I’ve recently finished reading Heart of Darkness, Joseph Konrad’s novella set in late 19th century Africa, which inspired Apocalypse Now. I’m one of the few people who’ve not seen the film, so I won’t be able to make any comparisons – though there was a disappointingly low number of helicopter attacks.
Heart of Darkness in the Belgian Congo, where crews of various nationalities are working under the power of ‘the company’, who have established a more imperial than capitalist foothold.
The story begins with Charlie Marlowe on the banks of the Thames as night falls, telling the story that follows.
The blurb of my copy claims that Konrad inspired Orwell, Golding, Celine, Borges and Eliot. Being a bit of a philistine, Orwell is the only of those I’ve read, but the writers that came more to mind as I was reading were JG Ballard and Joseph Heller. Ballard’s novels use strange worlds and situations to look at what happens to seemingly civilised people when taken out of civilisation. Heart of Darkness reminded me in particular of The Drowned World, set in a London that’s became a post-apocalyptic swamp. As for the comparisons to Heller – the company appears to be a beauracratic mess. A specialist and highly skilled brickmaker is sent where there are no materials for him to work with, and when a ship runs aground and rivulets are needed to repair it, Marlowe is able to get his hands on everything but. The comedy (or it might be better to call it cynicism) is played deadpan, as opposed to the sometimes zany tone of Catch 22, but there were a few moments that were sharply funny in the same way.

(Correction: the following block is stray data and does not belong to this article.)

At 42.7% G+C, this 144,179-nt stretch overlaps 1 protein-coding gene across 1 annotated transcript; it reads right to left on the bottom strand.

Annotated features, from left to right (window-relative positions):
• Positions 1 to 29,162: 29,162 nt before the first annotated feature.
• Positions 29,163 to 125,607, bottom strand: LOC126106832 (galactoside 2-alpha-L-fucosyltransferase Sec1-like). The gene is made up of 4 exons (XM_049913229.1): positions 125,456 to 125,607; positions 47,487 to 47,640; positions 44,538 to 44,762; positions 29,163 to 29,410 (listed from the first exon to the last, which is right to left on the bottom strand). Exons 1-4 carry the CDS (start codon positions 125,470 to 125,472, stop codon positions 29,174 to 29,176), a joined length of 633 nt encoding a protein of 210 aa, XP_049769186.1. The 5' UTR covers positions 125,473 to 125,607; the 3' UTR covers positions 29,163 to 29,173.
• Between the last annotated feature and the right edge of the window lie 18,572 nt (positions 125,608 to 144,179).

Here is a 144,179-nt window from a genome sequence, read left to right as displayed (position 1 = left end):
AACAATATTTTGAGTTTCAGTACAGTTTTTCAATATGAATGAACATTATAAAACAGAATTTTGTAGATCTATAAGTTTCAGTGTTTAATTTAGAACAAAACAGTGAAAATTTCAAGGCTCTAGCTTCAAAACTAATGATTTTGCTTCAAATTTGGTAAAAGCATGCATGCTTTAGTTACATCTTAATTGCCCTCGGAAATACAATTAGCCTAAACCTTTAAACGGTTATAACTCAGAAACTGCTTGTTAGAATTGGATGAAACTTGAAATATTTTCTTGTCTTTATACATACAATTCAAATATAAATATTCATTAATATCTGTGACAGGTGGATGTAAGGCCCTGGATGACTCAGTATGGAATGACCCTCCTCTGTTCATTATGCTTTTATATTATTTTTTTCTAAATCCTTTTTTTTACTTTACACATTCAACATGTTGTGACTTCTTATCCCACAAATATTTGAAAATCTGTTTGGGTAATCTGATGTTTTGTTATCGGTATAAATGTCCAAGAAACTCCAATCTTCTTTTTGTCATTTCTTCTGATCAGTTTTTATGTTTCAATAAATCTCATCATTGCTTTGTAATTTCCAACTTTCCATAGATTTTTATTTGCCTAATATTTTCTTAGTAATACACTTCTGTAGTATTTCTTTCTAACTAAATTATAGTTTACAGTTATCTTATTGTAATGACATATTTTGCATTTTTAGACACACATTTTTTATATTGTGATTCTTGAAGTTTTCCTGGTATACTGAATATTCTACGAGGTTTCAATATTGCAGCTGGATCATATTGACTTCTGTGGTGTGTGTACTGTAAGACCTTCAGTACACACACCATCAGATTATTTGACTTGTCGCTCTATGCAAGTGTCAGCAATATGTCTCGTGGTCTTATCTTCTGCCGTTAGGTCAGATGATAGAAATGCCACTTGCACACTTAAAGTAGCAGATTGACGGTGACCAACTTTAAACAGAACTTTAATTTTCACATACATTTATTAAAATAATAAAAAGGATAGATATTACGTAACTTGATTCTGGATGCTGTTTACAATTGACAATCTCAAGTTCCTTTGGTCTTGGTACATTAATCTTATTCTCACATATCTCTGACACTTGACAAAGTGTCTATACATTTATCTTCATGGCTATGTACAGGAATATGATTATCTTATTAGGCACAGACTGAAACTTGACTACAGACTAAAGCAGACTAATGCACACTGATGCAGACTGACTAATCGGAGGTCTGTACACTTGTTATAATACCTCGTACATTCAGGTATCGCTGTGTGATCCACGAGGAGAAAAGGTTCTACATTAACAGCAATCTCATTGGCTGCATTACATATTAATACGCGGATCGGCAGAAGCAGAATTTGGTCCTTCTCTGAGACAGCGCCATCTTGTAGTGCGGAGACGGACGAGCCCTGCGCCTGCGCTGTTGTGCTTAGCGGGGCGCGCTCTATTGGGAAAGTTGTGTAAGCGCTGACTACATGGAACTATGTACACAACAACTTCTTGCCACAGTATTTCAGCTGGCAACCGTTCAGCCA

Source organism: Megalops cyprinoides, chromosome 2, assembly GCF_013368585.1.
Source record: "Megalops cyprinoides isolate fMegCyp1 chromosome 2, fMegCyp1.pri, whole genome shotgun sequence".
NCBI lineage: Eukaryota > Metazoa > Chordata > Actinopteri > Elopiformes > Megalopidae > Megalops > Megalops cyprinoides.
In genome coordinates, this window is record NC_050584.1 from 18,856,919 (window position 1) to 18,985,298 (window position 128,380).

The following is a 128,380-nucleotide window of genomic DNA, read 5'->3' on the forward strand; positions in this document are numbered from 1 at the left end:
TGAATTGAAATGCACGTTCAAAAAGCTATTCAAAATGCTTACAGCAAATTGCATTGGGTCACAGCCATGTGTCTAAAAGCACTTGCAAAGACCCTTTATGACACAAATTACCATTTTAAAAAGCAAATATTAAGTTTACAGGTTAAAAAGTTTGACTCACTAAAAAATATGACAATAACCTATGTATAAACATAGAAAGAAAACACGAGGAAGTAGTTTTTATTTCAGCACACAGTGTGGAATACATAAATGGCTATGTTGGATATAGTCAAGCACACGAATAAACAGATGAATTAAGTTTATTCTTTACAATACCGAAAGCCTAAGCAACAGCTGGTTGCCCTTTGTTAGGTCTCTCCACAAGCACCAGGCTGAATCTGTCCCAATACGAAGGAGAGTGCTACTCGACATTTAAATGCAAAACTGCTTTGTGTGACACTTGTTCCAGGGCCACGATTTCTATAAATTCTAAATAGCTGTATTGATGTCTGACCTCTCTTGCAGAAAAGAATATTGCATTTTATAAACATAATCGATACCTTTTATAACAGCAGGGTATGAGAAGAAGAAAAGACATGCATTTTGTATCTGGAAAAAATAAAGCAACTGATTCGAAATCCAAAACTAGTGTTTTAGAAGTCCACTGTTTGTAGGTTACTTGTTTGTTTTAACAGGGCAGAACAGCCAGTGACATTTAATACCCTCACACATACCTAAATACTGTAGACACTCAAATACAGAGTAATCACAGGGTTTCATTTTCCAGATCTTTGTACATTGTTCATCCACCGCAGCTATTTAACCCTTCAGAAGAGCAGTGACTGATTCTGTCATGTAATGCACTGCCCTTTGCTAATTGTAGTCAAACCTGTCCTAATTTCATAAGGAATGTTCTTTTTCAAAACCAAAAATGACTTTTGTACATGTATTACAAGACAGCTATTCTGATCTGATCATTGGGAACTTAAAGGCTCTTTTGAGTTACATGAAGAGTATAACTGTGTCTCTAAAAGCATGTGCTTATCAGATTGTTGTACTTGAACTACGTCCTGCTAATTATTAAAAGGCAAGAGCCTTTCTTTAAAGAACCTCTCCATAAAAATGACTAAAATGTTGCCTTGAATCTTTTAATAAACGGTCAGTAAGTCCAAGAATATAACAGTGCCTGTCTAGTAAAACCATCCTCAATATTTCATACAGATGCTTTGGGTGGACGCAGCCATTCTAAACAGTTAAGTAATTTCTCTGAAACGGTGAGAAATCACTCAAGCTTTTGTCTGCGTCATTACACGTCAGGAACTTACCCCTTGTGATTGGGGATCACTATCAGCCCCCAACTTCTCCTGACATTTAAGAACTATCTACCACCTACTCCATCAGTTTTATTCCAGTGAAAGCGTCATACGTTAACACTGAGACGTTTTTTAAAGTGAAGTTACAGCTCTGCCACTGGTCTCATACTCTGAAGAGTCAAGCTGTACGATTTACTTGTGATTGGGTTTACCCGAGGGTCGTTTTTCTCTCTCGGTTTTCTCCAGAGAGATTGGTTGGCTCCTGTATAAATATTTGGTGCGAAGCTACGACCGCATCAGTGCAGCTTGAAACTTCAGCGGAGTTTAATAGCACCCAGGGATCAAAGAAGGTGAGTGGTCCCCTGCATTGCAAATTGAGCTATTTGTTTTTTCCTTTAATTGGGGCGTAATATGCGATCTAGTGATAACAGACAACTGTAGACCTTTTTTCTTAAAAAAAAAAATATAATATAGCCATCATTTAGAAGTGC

The main idea running through the novel is the effect the environment (the heat, humidity, distance from home) has on people – are they driven slightly mad, or are their true selves coming out? There’s grand talk of civilising the natives, but most of the characters don’t seem to think much of them, and there’s regular use of the ‘n word’. (No, I don’t mean native.) There’s an interesting comparison with Roman soldiers travelling to primitive and remote Britannia, far from their loved ones and what they considered civilisation, so the author clearly knows what he’s doing, rather than having ‘outdated’ views himself.
There isn’t a definite, clear narrative – the novel is more a series of things that happen. Whereas in Apocalypse Now, the hero is assigned to retrieve Kurtz near the start, the plot in Heart of Darkness develops in stages. It’s personal ambition, rather than orders, that take Charlie Marlowe to Congo. He spends time adapting to the environment (where he hears a series of whispers about the missing genius Mr Kurtz) before he is assigned to bring him back to Europe.
But the absence of a strong narrative works well for the book. The substance is the taking apart of moral frameworks – imperial worldview of the company, Marlowe’s more subtle morality, and Kurtz’ grand ambitions.
All of this is told in prose that’s detailed and enveloping without being too rich, does a lot to build the feeling that Marlowe is feeling, of the Congo getting under the skin.
Verdict: A landmark and influential novella, with provocative ideas and a dash of cynical humour.